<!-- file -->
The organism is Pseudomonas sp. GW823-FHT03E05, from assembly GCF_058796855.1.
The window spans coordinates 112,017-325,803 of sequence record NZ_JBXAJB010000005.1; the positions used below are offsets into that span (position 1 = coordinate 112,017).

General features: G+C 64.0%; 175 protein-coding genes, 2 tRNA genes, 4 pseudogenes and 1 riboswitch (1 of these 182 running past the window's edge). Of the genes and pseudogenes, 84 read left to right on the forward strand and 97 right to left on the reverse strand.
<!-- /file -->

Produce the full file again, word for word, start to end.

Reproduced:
The organism is Pseudomonas sp. GW823-FHT03E05, from assembly GCF_058796855.1.
The window spans coordinates 112,017-325,803 of sequence record NZ_JBXAJB010000005.1; the positions used below are offsets into that span (position 1 = coordinate 112,017).

General features: G+C 64.0%; 175 protein-coding genes, 2 tRNA genes, 4 pseudogenes and 1 riboswitch (1 of these 182 running past the window's edge). Of the genes and pseudogenes, 84 read left to right on the forward strand and 97 right to left on the reverse strand.